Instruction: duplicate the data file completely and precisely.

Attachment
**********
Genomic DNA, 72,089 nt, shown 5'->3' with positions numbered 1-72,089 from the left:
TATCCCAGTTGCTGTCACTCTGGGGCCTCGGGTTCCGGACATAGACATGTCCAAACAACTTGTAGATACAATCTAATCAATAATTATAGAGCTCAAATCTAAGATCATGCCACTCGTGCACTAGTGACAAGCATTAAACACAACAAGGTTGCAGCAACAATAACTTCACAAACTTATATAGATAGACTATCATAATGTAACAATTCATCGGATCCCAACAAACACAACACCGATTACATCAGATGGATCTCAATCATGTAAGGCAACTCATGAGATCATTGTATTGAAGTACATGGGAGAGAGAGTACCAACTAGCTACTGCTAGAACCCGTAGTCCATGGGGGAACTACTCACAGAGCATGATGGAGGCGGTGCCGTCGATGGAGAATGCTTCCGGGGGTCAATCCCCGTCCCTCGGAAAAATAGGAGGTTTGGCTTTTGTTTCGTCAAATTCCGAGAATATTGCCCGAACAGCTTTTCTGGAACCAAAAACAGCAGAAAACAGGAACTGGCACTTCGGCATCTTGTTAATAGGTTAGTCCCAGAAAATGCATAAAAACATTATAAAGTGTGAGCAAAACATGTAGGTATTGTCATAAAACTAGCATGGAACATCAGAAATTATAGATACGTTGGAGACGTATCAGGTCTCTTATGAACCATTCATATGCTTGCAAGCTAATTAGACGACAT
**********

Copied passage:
Genomic DNA, 72,089 nt, shown 5'->3' with positions numbered 1-72,089 from the left:
TATCCCAGTTGCTGTCACTCTGGGGCCTCGGGTTCCGGACATAGACATGTCCAAACAACTTGTAGATACAATCTAATCAATAATTATAGAGCTCAAATCTAAGATCATGCCACTCGTGCACTAGTGACAAGCATTAAACACAACAAGGTTGCAGCAACAATAACTTCACAAACTTATATAGATAGACTATCATAATGTAACAATTCATCGGATCCCAACAAACACAACACCGATTACATCAGATGGATCTCAATCATGTAAGGCAACTCATGAGATCATTGTATTGAAGTACATGGGAGAGAGAGTACCAACTAGCTACTGCTAGAACCCGTAGTCCATGGGGGAACTACTCACAGAGCATGATGGAGGCGGTGCCGTCGATGGAGAATGCTTCCGGGGGTCAATCCCCGTCCCTCGGAAAAATAGGAGGTTTGGCTTTTGTTTCGTCAAATTCCGAGAATATTGCCCGAACAGCTTTTCTGGAACCAAAAACAGCAGAAAACAGGAACTGGCACTTCGGCATCTTGTTAATAGGTTAGTCCCAGAAAATGCATAAAAACATTATAAAGTGTGAGCAAAACATGTAGGTATTGTCATAAAACTAGCATGGAACATCAGAAATTATAGATACGTTGGAGACGTATCAGGTCTCTTATGAACCATTCATATGCTTGCAAGCTAATTAGACGACAT